I have read a ton of articles and listened to hundreds of podcasts on passive income and financial independence. As anything in life you will easily find out that the unique knowledge in all those sources is just a couple of things. Of course people need to fill the time and the gap with words and words. Some readers would need more words in order to start believing that change is possible and so on and so forth.

As I promised into the beginning of this blog, I will keep everything (or most of it) to the point and will not waste your time reading my writings.

In a nutshell the path of passive income and financial independence (FI) is the following:

Reasoning: if you work for a paycheck you are always trading time for money then you only have 24 hours a day which means there is a hard limit of what and how much you can achieve. The minutes you are not working, you are not making money i.e. you are losing money. If you want FI you have to “make money while you sleep” – see the mantra above.

Once you understand the mantra and you have the will to go for it there are 3 basic things to follow

Spend less than you earn! That’s crucial! If you spend more than you essentially earn there is no way to invest anything and on the contrary you are already collecting debt and you are on the opposite side of the compounding effect i.e. it works not for you but against you (it works for your bank). So, the very first step is to figure out how to live below your means. Would it be to cut additional expenses like online subscriptions, club memberships, too expensive travels, too expensive cars, too expensive houses, etc. You can look for other opportunities for additional income streams as well. You have to figure out the best way for you.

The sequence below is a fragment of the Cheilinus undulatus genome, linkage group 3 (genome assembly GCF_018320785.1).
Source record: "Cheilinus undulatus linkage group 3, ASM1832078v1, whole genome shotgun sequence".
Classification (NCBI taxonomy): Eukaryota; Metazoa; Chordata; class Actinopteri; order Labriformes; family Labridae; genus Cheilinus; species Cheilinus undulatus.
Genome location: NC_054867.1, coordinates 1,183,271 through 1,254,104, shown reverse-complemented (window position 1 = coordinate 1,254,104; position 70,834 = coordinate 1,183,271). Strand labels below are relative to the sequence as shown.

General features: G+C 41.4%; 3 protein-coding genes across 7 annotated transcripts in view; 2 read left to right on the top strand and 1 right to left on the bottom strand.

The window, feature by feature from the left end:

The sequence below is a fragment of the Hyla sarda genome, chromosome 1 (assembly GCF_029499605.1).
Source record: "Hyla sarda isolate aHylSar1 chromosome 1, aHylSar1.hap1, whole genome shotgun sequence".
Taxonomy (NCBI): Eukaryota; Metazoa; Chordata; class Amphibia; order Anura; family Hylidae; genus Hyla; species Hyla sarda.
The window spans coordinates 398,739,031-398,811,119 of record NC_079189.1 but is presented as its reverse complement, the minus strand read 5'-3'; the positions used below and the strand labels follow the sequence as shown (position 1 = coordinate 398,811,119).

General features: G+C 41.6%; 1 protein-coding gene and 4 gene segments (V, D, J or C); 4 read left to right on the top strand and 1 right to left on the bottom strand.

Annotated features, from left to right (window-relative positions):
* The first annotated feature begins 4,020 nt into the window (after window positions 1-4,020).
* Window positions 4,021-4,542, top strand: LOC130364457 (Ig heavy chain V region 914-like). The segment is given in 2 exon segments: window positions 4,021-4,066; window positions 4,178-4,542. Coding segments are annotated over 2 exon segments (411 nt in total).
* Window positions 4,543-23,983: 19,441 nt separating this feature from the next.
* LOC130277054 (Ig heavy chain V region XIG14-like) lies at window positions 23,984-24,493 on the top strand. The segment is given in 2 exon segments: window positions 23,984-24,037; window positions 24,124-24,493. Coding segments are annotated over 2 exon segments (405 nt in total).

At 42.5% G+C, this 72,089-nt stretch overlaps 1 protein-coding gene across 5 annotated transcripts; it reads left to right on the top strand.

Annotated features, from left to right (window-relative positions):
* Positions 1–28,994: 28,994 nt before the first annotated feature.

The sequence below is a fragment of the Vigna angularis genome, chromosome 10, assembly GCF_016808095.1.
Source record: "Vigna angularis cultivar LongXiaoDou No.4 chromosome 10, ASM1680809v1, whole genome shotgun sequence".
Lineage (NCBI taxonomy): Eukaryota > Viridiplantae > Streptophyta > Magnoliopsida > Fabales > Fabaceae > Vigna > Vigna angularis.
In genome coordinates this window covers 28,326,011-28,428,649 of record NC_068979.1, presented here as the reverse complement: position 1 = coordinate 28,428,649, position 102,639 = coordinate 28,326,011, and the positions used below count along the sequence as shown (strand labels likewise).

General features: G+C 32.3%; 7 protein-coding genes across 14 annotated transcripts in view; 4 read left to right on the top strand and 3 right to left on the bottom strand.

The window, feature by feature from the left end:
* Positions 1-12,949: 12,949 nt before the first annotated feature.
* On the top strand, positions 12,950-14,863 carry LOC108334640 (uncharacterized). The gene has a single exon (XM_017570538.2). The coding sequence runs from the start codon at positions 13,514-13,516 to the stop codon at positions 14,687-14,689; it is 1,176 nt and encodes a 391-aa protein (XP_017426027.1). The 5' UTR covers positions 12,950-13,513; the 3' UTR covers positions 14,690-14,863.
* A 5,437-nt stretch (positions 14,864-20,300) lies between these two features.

You pay yourself first. Once you live below your means you can start saving and investing. That means you have to define a monthly amount of money you will be investing every month. And once you get your paycheck you’d better (automatically) move that money to your investment account. Think of this as the government would increase the taxes  (let’s say with 10%) and you anyway have to start paying that money. Best way would be to set a percentage of your salary and keep that ratio. If you can’t start with more than 10% then go with 10% and see if you could increase that further. If you can afford only 5% then do so i.e. better start with very small amounts than never start! I have started with 20% and was increasing it year over year, and now I put up 45% from my income from the beginning of 2020. I also invest about 60% of my annual bonuses.
Split the investment money to investment buckets. Each investment has 2 components – risk and return. Those both are very tight connected together i.e. the higher the return the higher the risk. That means that if nowadays you invest into something which promises 5+% return you have to think twice if the associated risk is worth it. The stocks are returning about 7% in average for the last many years, however, during bear markets the stocks could go down with 50+% and stay there for quite a while. Many might never recover. So, you have to be ready to accept that risk and stay invested even if the market times are not looking good. More on how I manage my investment buckets you can read here.